Without considerable American assistance post-2014, odds are that Afghanistan will sink into a civil war and the Taliban will fight their way back into power. And yet there is little support in the United States–and especially in the administration itself–to continue providing such aid.

President Obama and Secretary Hagel are not viscerally committed to Afghanistan the way that President Bush was to Iraq. In fact, they are looking for an excuse to leave–or if not leave, then at least draw down our commitment as rapidly as possible. If he is not careful, Karzai will give the decision-makers in the White House the excuse they need to write off Afghanistan as ungovernable and unsalvageable.

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Obama Goes Back to the Blame Game

White House staffers who have been grumbling about President Obama’s outreach efforts with Republicans in the past two weeks probably cheered up a bit when they saw their boss’s interview with ABC’s George Stephanopoulos yesterday. While the president was still talking about the virtues of schmoozing with the GOP, the more he talked about the substance of the budget negotiations the less likely it seemed that there would ever be much to talk about.

Liberals were denouncing the budget proposal put forward by Rep. Paul Ryan yesterday as a sign that Republicans were unwilling to bow to the president’s dictates and abandon their principles. But in his interview, the president was characterizing the issues that would have to be resolved in a way that makes it appear he isn’t backing down either. More than that, his lack of urgency about dealing with the debt crisis and his unwillingness to contemplate any meaningful reform of entitlements as well as the way he spoke of GOP efforts in that direction gave the lie to the current media narrative about his desire for compromise. If the president can’t even conduct a charm offensive without demonizing the other side in this dispute, then the whispers from the White House staff that the entire exercise is a cynical sham appear to be entirely correct.

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White House staffers who have been grumbling about President Obama’s outreach efforts with Republicans in the past two weeks probably cheered up a bit when they saw their boss’s interview with ABC’s George Stephanopoulos yesterday. While the president was still talking about the virtues of schmoozing with the GOP, the more he talked about the substance of the budget negotiations the less likely it seemed that there would ever be much to talk about.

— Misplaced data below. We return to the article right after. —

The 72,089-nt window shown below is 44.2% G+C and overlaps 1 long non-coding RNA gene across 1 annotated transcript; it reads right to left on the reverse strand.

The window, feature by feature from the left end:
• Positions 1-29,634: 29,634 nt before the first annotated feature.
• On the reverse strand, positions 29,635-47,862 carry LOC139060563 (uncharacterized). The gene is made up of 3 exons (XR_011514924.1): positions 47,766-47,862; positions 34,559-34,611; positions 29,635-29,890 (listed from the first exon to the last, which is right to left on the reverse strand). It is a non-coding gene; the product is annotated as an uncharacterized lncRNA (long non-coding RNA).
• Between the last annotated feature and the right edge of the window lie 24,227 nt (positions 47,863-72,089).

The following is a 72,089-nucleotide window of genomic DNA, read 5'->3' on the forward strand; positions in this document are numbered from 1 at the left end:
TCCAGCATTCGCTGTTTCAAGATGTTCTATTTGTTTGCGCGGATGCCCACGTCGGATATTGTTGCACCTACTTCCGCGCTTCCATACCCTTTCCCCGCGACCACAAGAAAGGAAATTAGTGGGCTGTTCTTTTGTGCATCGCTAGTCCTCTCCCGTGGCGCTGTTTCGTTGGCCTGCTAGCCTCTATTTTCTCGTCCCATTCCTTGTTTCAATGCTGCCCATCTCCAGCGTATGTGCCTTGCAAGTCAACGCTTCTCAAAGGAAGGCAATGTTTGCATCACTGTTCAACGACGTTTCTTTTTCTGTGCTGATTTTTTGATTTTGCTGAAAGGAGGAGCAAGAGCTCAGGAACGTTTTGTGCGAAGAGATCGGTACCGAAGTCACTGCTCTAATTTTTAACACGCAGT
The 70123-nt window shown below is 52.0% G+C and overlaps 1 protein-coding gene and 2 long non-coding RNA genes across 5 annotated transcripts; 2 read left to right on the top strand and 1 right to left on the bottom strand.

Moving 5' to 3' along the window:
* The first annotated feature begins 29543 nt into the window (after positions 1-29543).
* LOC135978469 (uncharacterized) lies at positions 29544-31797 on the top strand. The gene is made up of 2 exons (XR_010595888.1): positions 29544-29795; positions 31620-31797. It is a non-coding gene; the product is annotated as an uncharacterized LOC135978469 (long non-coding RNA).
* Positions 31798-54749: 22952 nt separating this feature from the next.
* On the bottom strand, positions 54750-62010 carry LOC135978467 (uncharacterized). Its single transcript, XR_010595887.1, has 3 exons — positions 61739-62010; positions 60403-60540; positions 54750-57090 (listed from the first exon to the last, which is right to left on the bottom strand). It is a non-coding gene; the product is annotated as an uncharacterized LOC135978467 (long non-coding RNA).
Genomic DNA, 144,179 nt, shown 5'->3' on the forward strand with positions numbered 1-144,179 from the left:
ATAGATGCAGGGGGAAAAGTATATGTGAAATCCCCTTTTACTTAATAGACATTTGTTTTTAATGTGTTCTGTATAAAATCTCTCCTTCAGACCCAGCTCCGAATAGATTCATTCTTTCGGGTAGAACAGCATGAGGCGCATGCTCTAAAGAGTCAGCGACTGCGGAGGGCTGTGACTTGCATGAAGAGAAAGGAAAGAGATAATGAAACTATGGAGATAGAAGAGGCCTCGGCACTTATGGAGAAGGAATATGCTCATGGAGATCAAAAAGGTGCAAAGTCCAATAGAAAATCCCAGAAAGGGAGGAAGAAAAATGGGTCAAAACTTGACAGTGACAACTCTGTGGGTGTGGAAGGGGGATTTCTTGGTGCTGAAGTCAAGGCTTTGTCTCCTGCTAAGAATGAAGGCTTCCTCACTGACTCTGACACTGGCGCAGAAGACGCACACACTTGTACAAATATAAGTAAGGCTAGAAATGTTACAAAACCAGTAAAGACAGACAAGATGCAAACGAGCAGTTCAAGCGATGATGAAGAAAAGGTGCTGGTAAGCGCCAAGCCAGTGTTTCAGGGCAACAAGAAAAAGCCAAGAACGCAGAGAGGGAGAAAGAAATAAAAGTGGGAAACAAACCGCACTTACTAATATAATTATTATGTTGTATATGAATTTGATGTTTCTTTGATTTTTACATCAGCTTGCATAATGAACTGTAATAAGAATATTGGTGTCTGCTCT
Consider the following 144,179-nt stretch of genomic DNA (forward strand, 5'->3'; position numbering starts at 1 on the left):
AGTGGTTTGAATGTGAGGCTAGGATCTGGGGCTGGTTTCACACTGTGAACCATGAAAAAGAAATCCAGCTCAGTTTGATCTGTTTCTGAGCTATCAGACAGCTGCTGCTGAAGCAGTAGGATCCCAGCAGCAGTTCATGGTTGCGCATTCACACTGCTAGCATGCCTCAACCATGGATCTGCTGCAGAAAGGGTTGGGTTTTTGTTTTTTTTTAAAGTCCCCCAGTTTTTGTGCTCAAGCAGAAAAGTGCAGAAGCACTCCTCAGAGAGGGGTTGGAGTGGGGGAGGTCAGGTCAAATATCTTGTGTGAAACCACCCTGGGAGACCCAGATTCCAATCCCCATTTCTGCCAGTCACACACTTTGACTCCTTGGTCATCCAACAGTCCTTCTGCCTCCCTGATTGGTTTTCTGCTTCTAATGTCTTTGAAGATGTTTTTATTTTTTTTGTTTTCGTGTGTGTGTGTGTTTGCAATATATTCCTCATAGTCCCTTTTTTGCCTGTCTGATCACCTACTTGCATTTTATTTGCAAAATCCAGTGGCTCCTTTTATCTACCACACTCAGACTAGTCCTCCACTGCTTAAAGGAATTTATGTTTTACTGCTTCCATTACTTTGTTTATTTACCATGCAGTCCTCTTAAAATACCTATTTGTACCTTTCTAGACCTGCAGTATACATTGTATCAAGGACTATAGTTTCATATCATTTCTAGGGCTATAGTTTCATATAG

Liberals were denouncing the budget proposal put forward by Rep. Paul Ryan yesterday as a sign that Republicans were unwilling to bow to the president’s dictates and abandon their principles. But in his interview, the president was characterizing the issues that would have to be resolved in a way that makes it appear he isn’t backing down either. More than that, his lack of urgency about dealing with the debt crisis and his unwillingness to contemplate any meaningful reform of entitlements as well as the way he spoke of GOP efforts in that direction gave the lie to the current media narrative about his desire for compromise. If the president can’t even conduct a charm offensive without demonizing the other side in this dispute, then the whispers from the White House staff that the entire exercise is a cynical sham appear to be entirely correct.

To give President Obama his due, his continued willingness to talk to Republicans is a positive development, albeit four years too late. So, too, is his emphasis on the importance of economic growth. Prosperity would go a long way toward solving the budget problem, but any scheme put forward based on that assumption is a prayer not a plan. Nevertheless, every moment that he spends talking about building the economy rather than building the government must be counted as a plus for the cause of fiscal sanity.

However, the more the president talks about his ideas about a compromise with what he patronizingly referred to as the “common sense caucus” among Republicans, the more it sounds as if his definition of the word is very different from that of Webster. His statements made it clear that he is not particularly interested in dealing with the deficit. Even worse than that, his approach to one of the key planks of a prospective deal—entitlement reform—amounts to nothing more than lip service.

The president dismissed Ryan’s plan for balancing the budget in 10 years not just because it was predicated on repealing ObamaCare but because he doesn’t think there’s any real need to reach even that long-term goal. As he told Stephanopoulos: